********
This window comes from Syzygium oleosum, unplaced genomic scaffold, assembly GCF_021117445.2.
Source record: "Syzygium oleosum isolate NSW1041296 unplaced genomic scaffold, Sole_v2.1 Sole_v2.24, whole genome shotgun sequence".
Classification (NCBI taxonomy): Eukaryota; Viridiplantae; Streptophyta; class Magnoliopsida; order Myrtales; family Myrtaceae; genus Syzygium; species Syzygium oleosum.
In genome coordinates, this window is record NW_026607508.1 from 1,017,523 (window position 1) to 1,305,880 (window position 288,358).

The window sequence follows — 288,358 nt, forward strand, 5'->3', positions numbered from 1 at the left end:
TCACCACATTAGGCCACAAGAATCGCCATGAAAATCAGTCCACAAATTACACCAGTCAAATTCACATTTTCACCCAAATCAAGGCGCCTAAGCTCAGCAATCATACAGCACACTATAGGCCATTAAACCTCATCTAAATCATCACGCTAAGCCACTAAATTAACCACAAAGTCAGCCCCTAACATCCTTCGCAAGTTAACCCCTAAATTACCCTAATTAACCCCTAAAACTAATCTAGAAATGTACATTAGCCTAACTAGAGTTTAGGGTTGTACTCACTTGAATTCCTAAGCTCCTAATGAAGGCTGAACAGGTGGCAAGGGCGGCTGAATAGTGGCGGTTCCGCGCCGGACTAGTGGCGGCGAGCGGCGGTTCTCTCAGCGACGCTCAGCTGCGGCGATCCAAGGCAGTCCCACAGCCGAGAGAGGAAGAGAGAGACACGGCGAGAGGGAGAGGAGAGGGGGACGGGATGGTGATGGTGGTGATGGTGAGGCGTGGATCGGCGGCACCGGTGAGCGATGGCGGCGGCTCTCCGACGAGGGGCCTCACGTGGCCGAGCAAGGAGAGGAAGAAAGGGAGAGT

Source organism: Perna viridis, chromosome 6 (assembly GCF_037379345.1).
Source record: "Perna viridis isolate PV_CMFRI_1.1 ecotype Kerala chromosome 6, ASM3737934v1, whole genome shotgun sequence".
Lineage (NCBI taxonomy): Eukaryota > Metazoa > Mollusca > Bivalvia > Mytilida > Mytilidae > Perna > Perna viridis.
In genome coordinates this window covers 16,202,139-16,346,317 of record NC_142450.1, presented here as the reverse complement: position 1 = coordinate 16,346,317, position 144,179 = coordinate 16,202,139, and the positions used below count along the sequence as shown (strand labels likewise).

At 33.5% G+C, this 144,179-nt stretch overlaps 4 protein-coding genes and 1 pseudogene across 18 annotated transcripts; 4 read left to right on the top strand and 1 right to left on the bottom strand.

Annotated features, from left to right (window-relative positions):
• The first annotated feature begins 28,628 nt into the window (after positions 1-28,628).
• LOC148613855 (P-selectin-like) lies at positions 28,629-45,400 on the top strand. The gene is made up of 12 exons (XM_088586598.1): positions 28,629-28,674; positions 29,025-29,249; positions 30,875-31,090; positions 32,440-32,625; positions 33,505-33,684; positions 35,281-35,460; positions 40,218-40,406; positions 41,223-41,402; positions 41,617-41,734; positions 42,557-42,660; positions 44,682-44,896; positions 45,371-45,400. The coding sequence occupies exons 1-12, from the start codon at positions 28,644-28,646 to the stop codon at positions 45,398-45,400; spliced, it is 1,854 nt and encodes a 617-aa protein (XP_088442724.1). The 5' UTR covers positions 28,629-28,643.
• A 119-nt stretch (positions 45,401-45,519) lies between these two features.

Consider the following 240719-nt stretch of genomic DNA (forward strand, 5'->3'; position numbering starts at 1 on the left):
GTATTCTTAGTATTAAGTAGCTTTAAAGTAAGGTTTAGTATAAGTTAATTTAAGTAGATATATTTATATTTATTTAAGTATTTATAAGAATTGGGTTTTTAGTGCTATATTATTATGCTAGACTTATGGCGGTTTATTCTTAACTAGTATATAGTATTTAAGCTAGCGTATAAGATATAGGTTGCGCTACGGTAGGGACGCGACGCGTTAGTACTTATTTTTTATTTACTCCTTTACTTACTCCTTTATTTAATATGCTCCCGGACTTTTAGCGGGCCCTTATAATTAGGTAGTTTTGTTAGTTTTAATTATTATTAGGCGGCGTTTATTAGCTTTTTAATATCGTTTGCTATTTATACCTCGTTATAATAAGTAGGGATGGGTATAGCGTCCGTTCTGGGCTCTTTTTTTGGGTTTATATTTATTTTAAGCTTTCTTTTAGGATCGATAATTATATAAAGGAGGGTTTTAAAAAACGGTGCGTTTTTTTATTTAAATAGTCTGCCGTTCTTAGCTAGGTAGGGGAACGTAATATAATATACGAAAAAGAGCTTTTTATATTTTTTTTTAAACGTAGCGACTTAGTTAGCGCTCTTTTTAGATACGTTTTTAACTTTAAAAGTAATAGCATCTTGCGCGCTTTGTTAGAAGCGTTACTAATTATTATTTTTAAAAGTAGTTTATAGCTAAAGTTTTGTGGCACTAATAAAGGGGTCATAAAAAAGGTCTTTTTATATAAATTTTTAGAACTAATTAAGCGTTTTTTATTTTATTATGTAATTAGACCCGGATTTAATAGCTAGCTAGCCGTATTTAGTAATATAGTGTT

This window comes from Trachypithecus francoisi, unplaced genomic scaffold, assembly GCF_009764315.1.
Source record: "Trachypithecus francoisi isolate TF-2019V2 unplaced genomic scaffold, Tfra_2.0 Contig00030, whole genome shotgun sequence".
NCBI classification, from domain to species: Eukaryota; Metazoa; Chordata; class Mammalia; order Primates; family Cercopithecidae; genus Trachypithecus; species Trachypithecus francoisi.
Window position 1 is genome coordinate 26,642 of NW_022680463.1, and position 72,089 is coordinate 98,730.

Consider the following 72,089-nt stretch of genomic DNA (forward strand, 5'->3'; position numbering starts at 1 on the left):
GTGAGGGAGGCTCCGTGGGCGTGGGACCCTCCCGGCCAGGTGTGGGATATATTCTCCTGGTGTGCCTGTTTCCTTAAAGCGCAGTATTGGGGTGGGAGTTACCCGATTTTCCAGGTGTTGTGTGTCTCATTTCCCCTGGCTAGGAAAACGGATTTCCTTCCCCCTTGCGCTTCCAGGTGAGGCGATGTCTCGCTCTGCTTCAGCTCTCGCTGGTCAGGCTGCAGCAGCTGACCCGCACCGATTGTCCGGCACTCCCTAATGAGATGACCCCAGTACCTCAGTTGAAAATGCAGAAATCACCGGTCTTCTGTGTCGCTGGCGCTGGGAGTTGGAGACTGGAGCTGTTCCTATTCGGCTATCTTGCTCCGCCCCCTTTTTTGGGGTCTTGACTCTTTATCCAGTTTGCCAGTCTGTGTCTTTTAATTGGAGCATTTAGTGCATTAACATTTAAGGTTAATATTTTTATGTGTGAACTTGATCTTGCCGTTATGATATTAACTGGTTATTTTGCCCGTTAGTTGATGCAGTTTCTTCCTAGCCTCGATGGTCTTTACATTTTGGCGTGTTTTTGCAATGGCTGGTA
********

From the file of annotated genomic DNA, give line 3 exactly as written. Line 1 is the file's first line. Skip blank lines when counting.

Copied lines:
Classification (NCBI taxonomy): Eukaryota; Viridiplantae; Streptophyta; class Magnoliopsida; order Myrtales; family Myrtaceae; genus Syzygium; species Syzygium oleosum.